Recently, we identified a specific extremely low-frequency pulsed electromagnetic field (ELF-PEMF) that supports human osteoblast (hOBs) function in an ERK1/2-dependent manner, suggesting reactive oxygen species (ROS) being key regulators in this process. Thus, this study aimed at investigating how ELF-PEMF exposure can modulate hOBs function via ROS. Our results show that single exposure to ELF-PEMF induced ROS production in hOBs, without reducing intracellular glutathione. Repetitive exposure (>3) to ELF-PEMF however reduced ROS-levels, suggesting alterations in the cells antioxidative stress response. The main ROS induced by ELF-PEMF were •O2– and H2O2, therefore expression/activity of antioxidative enzymes related to these ROS were further investigated. ELF-PEMF exposure induced expression of GPX3, SOD2, CAT and GSR on mRNA, protein and enzyme activity level. Scavenging •O2– and H2O2 diminished the ELF-PEMF effect on hOBs function (AP activity and mineralization). Challenging the hOBs with low amounts of H2O2 on the other hand improved hOBs function. In summary, our data show that ELF-PEMF treatment favors differentiation of hOBs by producing non-toxic amounts of ROS, which induces antioxidative defense mechanisms in these cells. Thus, ELF-PEMF treatment might represent an interesting adjunct to conventional therapy supporting bone formation under oxidative stress conditions, e.g. during fracture healing.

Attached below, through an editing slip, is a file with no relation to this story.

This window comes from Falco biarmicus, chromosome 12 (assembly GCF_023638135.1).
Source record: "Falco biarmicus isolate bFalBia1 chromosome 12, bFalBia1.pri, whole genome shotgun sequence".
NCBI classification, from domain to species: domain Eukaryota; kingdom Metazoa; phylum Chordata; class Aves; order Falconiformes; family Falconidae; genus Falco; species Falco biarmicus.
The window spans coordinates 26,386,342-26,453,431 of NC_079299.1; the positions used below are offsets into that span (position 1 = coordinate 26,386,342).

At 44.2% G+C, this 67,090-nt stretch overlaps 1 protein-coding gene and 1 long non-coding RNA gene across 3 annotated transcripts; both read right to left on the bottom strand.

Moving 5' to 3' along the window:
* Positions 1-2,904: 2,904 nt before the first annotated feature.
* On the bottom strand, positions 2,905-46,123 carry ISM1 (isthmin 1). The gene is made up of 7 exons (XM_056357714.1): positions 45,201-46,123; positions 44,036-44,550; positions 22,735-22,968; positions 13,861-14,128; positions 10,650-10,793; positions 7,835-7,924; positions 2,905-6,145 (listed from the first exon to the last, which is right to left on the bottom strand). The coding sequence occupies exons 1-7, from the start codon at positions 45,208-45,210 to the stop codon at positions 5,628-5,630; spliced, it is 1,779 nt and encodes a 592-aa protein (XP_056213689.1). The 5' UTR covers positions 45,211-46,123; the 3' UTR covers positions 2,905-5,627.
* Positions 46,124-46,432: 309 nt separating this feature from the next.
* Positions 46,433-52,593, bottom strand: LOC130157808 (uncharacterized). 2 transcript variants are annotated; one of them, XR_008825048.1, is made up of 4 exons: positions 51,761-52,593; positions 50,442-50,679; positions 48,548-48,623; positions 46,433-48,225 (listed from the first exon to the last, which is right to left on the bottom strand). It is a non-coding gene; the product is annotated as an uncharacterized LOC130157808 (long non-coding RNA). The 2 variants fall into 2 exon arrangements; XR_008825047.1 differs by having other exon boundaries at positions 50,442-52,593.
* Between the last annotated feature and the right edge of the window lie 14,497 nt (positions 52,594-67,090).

Conflict of interest statement
Sachtleben GmbH (Hamburg) supported the study by providing 3 Somagen devices and chip cards for application, as well as financial support for the required assay material. Sachtleben GmbH did neither influence the study design nor the collection, analysis, or interpretation of data.
Ehnert S, Fentz AK, Schreiner A, Birk J, Wilbrand B, Ziegler P, Reumann MK, Wang H, Falldorf K, Nussler AK. Extremely low frequency pulsed electromagnetic fields cause antioxidative defense mechanisms in human osteoblasts via induction of •O2– and H2O2. Sci Rep. 2017 Nov 6;7(1):14544. doi: 10.1038/s41598-017-14983-9. PMID: 29109418; PMCID: PMC5673962.